Coping With Changes Nobody Asked For
It's Saturday morning in the suburbs, and one of the busiest places in town is the BayBank automated teller machine. But for those of us waiting in line for money on this sunny February day, a hint of sadness hangs in the air.
We've just received a letter from the bank telling us that in May this branch, conveniently located near the town square, will close forever. Thanks to a merger, we must move to BankBoston, two blocks away. Already new lettering on the door tells the story: "BayBank, a BankBoston Company."
Nor are we alone. A similar mega-merger between New England's Fleet and Shawmut banks is changing banking habits for countless other customers as well.
Anyone who likes change will love being on the East Coast these days. Anyone who doesn't, won't. It's a season when corporations are pulling rugs out from under customers' feet in a variety of ways, testing their flexibility.
Several weeks ago, Continental Cablevision customers received a letter heralding a new channel lineup and "cable standardization." Translation: The cable numbers you know by heart no longer exist. Everything has been renumbered.
Then came the announcement that next year most Boston suburbs will switch from area code 617 to 781. Another local area code, 508, will split in half, adding 978. More than a million people will be affected.
For customers of UNUM Life Insurance Company of America, another surprise came when the firm sold its tax-deferred annuity business to Lincoln National Life Insurance Company. And for Pepperidge Farm loyalists, an era ended in December when the firm stopped producing cracked wheat bread. Alas, tuna sandwiches may never taste the same again.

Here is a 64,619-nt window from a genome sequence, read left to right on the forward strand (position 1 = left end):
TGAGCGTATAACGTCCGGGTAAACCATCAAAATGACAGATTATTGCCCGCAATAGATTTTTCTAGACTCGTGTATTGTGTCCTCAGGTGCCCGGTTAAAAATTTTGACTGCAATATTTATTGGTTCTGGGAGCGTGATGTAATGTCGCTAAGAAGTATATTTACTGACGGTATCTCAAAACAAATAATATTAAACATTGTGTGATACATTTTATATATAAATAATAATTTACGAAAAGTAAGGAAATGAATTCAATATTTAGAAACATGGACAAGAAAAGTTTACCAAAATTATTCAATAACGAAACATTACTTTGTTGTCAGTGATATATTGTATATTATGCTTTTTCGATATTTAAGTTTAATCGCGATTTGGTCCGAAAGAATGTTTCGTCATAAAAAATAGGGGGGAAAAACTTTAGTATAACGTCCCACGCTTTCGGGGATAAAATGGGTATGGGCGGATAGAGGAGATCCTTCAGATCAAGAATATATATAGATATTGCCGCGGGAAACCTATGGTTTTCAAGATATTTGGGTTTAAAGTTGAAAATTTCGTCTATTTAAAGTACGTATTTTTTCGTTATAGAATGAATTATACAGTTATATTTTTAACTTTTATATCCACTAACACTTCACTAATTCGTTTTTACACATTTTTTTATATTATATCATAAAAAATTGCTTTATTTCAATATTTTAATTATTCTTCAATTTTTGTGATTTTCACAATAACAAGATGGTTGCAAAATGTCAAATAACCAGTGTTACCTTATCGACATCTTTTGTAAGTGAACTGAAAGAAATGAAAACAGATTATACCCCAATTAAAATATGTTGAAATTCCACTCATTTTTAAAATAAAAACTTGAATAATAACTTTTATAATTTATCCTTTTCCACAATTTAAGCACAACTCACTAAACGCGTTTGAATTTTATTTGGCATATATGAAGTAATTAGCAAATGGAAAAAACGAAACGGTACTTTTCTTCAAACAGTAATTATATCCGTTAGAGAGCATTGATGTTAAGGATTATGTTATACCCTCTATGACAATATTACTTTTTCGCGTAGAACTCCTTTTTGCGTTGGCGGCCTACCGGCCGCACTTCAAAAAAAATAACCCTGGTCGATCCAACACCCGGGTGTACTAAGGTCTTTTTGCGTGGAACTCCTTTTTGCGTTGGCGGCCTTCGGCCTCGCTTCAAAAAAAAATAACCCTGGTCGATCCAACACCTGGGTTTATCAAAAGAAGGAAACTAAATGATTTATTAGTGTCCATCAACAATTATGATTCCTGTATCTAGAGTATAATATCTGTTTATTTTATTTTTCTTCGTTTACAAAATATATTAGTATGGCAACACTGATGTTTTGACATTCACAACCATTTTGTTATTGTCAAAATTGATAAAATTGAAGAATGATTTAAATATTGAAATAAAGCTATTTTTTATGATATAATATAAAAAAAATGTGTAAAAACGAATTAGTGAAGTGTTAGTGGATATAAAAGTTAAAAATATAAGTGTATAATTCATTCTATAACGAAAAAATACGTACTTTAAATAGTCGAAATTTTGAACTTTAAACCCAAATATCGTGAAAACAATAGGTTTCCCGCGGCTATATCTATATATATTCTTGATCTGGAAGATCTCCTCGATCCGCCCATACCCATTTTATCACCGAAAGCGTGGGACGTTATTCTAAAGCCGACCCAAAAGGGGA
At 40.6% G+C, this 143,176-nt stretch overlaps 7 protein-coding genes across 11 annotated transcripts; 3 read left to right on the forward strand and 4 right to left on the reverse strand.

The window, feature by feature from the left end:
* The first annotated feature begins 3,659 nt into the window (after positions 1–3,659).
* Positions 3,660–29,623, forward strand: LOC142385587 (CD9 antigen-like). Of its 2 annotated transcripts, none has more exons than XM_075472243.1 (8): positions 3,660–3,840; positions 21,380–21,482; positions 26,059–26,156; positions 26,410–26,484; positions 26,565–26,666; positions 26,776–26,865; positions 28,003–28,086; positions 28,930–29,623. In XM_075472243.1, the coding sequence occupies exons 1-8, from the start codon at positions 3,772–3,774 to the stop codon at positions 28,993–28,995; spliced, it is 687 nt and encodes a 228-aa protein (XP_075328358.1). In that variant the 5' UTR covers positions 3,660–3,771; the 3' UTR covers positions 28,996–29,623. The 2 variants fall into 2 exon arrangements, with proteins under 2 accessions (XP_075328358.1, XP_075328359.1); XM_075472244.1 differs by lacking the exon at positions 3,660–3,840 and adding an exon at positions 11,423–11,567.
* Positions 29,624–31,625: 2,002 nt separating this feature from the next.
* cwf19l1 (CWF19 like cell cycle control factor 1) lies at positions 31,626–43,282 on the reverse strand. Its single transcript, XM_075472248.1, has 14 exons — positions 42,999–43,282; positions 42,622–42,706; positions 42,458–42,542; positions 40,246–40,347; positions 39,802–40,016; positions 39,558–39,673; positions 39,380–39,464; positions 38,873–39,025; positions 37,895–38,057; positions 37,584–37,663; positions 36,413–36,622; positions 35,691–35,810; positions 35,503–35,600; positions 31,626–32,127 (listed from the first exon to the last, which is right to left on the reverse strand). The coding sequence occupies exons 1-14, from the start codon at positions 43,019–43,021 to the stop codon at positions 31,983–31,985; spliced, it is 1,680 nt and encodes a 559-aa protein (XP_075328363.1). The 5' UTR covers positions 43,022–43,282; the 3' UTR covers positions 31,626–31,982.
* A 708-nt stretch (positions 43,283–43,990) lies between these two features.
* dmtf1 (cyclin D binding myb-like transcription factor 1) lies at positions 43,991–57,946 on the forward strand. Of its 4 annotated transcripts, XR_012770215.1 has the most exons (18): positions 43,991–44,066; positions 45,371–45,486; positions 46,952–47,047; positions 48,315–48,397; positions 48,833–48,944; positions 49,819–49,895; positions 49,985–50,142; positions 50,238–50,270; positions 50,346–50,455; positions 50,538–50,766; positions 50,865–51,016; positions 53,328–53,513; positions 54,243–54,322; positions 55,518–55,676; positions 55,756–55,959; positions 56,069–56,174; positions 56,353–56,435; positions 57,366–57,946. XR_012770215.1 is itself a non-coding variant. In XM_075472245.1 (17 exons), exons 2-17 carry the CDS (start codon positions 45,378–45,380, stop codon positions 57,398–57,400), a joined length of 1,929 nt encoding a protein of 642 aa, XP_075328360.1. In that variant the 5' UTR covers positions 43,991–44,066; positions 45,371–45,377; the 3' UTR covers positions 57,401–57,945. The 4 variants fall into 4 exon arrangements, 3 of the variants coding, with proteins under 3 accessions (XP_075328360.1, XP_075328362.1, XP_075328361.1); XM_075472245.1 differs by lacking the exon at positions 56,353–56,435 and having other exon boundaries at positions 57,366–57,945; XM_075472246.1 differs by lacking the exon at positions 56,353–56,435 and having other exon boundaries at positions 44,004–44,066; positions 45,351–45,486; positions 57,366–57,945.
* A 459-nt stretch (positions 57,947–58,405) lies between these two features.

As the comforting familiarity of old landmarks and products disappears, C for change can produce another big C: confusion. We become, at least temporarily, displaced persons, involuntarily cast adrift from everyday moorings and routines.
Time was when change - call it Old Change - typified progress. Every autumn, for example, Detroit automakers created excitement as they rolled out the latest models, sometimes hiding new cars under giant cloths in showrooms until the official unveiling date. Similar anticipation surrounded spring and fall fashion shows, as women waited to see the latest changes in hemlines, waistlines, and shoulders.
Now new cars arrive with a minimum of fanfare and only incremental design changes. And now that fashion is no longer a matter of One Look, sartorial change has become something of a nonevent for many women.
Today, New Change sometimes seems more a matter of disruption than progress, more the result of corporate cost-cutting than expansion. Unlike Old Change, which was often a matter of individual choice - to buy (or not to buy) a new car with fins or a new dress with padded shoulders - New Change is a matter of group necessity, inescapable for those who live in a particular region or patronize a certain business.
That necessity is enough to force a beleaguered customer to repeat what could be called the ABCs of change: Adapting Beats Complaining. It's a reminder to hang loose, stay flexible, and avoid becoming too much a creature of habit. In the field of banking alone, one analyst has predicted that "this merger process" will continue into the next century.
So, even though we'll miss the landmark bank on the town square, in time we'll all adjust to the new location. We'll gradually memorize the new TV cable numbers, and we'll get used to dialing 781 instead of 617. Color us progressive, and give us an A for Adaptation.
Still, all these changes would be easier to take if we could just get one familiar friend back as a measure of some stability. How about it, Pepperidge Farm? Couldn't you reverse your decision and bring back cracked wheat bread, giving us one more chance to make it succeed?